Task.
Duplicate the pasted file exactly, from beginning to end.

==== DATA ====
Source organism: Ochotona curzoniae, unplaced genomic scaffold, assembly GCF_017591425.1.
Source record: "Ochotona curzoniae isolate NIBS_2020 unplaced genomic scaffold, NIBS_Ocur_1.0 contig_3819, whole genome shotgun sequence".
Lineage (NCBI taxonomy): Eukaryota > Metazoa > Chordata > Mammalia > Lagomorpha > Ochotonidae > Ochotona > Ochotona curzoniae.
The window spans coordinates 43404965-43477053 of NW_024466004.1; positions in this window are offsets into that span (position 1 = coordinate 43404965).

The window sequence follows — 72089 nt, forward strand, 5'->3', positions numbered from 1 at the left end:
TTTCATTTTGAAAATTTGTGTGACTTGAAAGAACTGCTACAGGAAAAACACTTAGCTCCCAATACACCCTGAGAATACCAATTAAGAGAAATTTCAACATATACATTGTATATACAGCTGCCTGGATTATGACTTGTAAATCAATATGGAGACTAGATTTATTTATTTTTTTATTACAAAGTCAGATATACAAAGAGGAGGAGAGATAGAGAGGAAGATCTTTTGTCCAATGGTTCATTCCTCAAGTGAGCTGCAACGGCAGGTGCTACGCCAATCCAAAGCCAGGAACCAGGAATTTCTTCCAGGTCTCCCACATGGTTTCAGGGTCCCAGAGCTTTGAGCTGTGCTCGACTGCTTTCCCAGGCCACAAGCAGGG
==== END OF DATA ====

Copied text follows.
Source organism: Ochotona curzoniae, unplaced genomic scaffold, assembly GCF_017591425.1.
Source record: "Ochotona curzoniae isolate NIBS_2020 unplaced genomic scaffold, NIBS_Ocur_1.0 contig_3819, whole genome shotgun sequence".
Lineage (NCBI taxonomy): Eukaryota > Metazoa > Chordata > Mammalia > Lagomorpha > Ochotonidae > Ochotona > Ochotona curzoniae.
The window spans coordinates 43404965-43477053 of NW_024466004.1; positions in this window are offsets into that span (position 1 = coordinate 43404965).

The window sequence follows — 72089 nt, forward strand, 5'->3', positions numbered from 1 at the left end:
TTTCATTTTGAAAATTTGTGTGACTTGAAAGAACTGCTACAGGAAAAACACTTAGCTCCCAATACACCCTGAGAATACCAATTAAGAGAAATTTCAACATATACATTGTATATACAGCTGCCTGGATTATGACTTGTAAATCAATATGGAGACTAGATTTATTTATTTTTTTATTACAAAGTCAGATATACAAAGAGGAGGAGAGATAGAGAGGAAGATCTTTTGTCCAATGGTTCATTCCTCAAGTGAGCTGCAACGGCAGGTGCTACGCCAATCCAAAGCCAGGAACCAGGAATTTCTTCCAGGTCTCCCACATGGTTTCAGGGTCCCAGAGCTTTGAGCTGTGCTCGACTGCTTTCCCAGGCCACAAGCAGGG